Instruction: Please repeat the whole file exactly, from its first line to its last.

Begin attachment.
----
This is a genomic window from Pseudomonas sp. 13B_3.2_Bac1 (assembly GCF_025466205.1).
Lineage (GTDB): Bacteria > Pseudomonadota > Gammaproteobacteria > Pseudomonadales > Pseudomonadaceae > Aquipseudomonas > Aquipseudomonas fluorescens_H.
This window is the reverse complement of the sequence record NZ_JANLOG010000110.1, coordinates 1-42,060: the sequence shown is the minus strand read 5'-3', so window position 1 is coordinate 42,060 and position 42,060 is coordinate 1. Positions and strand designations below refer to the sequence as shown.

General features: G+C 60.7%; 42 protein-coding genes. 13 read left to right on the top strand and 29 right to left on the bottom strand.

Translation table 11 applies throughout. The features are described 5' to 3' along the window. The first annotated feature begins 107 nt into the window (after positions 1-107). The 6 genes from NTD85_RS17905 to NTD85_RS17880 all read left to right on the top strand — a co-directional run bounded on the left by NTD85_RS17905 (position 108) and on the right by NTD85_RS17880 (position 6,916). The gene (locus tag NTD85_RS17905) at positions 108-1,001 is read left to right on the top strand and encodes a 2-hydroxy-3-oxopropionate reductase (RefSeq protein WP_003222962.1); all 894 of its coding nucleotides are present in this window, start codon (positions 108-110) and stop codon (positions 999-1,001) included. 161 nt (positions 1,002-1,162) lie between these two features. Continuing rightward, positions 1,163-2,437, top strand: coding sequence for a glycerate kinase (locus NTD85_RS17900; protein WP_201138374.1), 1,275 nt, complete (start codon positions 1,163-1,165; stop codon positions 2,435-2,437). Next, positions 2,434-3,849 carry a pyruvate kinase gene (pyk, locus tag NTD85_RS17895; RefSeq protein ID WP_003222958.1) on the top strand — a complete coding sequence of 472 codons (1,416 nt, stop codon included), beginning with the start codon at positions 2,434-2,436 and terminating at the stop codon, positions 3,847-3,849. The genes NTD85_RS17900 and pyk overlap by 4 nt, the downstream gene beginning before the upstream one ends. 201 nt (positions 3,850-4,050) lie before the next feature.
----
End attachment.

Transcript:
This is a genomic window from Pseudomonas sp. 13B_3.2_Bac1 (assembly GCF_025466205.1).
Lineage (GTDB): Bacteria > Pseudomonadota > Gammaproteobacteria > Pseudomonadales > Pseudomonadaceae > Aquipseudomonas > Aquipseudomonas fluorescens_H.
This window is the reverse complement of the sequence record NZ_JANLOG010000110.1, coordinates 1-42,060: the sequence shown is the minus strand read 5'-3', so window position 1 is coordinate 42,060 and position 42,060 is coordinate 1. Positions and strand designations below refer to the sequence as shown.

General features: G+C 60.7%; 42 protein-coding genes. 13 read left to right on the top strand and 29 right to left on the bottom strand.

Translation table 11 applies throughout. The features are described 5' to 3' along the window. The first annotated feature begins 107 nt into the window (after positions 1-107). The 6 genes from NTD85_RS17905 to NTD85_RS17880 all read left to right on the top strand — a co-directional run bounded on the left by NTD85_RS17905 (position 108) and on the right by NTD85_RS17880 (position 6,916). The gene (locus tag NTD85_RS17905) at positions 108-1,001 is read left to right on the top strand and encodes a 2-hydroxy-3-oxopropionate reductase (RefSeq protein WP_003222962.1); all 894 of its coding nucleotides are present in this window, start codon (positions 108-110) and stop codon (positions 999-1,001) included. 161 nt (positions 1,002-1,162) lie between these two features. Continuing rightward, positions 1,163-2,437, top strand: coding sequence for a glycerate kinase (locus NTD85_RS17900; protein WP_201138374.1), 1,275 nt, complete (start codon positions 1,163-1,165; stop codon positions 2,435-2,437). Next, positions 2,434-3,849 carry a pyruvate kinase gene (pyk, locus tag NTD85_RS17895; RefSeq protein ID WP_003222958.1) on the top strand — a complete coding sequence of 472 codons (1,416 nt, stop codon included), beginning with the start codon at positions 2,434-2,436 and terminating at the stop codon, positions 3,847-3,849. The genes NTD85_RS17900 and pyk overlap by 4 nt, the downstream gene beginning before the upstream one ends. 201 nt (positions 3,850-4,050) lie before the next feature.